When Johnnie Walker signed onto the Join the Pact initiative to promote responsible drinking, the whisky maker did more than lend its name to the campaign; it gave an impactful demonstration of what might happen when you drink and drive.
Marketing agency APAC Iris Singapore worked with Johnnie Walker to create this 90-second public service spot. The agency took advantage of the fact that Johnnie Walker has been a long-time sponsor of the Vodafone McLaren Mercedes Formula One racecar team, and proposed building a CGI model of a Formula One car out of 1,750 Johnnie Walker whisky glasses. The project, headed by Iris regional creative director Grant Hunter and film/3D director Russell Appleford, proved to be an arduous task. Just the crash scene alone required more than 100 gigabytes of data. Two-time world drivers’ champion Mika Häkkinen, Johnnie Walker’s responsible drinking ambassador, was brought in to give the voiceover message authority, advising, “Staying in control is what matters in racing. Split-second decisions are the difference between finishing first and finishing last – or not finishing at all.” For a liquor company, this approach is bold and civic minded. It addresses the potential danger of their product directly and doesn’t try to slip in a self-serving “buy more whisky and party hearty” plug.
Just over a year ago, we ran a story about innovations in 3-D projection mapping. At the time, it was largely a performance demonstration that hadn’t yet become established for commercial marketing purposes. Now it has. This dazzling 3-D mapping stunt was created in Malaysia for the 2012 Hyundai Accent, which will be debuted at the New York Auto Show later this month. The part of the video that is real is the car, which was suspended from the side of a building, and the driver who “walked” to the car and got in to “drive.” The wheels spun, but the rest of the imagery was computer generated. One thing about 3-D mapping films is that they need to show viewers the reaction of the in-person audience and even the behind-the-scene production work to truly appreciate what the producers pulled off. Otherwise, just seeing the 3-D show on a screen would lead many to conclude that the whole thing was done on a computer.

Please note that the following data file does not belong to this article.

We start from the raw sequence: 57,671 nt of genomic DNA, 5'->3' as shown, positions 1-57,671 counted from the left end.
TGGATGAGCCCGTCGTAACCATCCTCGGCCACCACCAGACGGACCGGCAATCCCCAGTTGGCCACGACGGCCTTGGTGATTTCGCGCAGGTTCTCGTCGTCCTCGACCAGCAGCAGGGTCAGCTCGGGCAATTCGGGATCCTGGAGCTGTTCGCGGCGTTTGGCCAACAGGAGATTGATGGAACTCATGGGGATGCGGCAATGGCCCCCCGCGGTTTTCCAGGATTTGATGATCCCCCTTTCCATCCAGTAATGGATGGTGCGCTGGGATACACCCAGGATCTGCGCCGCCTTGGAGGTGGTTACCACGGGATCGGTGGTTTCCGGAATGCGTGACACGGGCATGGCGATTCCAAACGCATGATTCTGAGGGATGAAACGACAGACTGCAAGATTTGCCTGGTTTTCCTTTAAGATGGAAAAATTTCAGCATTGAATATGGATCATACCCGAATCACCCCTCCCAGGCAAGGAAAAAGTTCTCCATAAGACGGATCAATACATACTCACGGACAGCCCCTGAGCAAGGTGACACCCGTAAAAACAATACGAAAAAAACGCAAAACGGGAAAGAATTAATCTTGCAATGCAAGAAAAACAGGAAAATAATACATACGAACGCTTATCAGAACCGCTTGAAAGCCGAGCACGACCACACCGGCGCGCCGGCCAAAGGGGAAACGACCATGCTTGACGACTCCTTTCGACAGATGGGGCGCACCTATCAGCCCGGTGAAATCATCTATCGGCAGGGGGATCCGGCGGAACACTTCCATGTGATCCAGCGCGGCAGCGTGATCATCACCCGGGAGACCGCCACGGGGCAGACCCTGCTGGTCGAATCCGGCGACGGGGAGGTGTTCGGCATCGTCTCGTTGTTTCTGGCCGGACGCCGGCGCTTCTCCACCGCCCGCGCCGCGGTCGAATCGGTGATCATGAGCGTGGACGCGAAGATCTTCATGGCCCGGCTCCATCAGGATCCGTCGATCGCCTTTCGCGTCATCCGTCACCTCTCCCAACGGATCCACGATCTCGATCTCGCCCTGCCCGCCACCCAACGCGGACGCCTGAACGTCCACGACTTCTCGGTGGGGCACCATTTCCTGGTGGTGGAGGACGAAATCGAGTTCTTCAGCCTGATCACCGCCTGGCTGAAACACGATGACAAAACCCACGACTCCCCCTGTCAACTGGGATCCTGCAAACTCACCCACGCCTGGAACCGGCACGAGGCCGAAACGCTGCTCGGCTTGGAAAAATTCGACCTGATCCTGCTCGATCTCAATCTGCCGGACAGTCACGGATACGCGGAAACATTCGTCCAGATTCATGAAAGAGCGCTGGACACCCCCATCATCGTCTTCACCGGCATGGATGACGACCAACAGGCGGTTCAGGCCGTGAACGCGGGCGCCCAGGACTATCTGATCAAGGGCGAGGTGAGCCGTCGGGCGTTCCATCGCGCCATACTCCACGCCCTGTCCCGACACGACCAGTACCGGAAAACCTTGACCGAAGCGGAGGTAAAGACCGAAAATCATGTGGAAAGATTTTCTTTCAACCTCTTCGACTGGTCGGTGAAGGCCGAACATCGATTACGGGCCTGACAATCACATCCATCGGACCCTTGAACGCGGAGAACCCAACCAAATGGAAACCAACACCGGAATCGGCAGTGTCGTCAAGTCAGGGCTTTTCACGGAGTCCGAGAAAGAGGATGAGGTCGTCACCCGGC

Teachers often write important points on a whiteboard to emphasize things they want students to remember. This is even better.
The Royal Society of Art (RSA) in London has collaborated with illustrator Andrew Park to animate talks given at RSA. This video takes an excerpt from Daniel H. Pink’s lecture on “Drive: The Truth About What Motivates Us” and visually brings Pink’s key points to life. In addition to “Drive,” Pink is the author of “A Whole New Mind: Why Right-Brainers Will Rule the Future” — both recommended reading.
Yes, this video is long (10 minutes), but Pink, as always, has thought-provoking things to say, and Park’s sketches are fun and fascinating to view.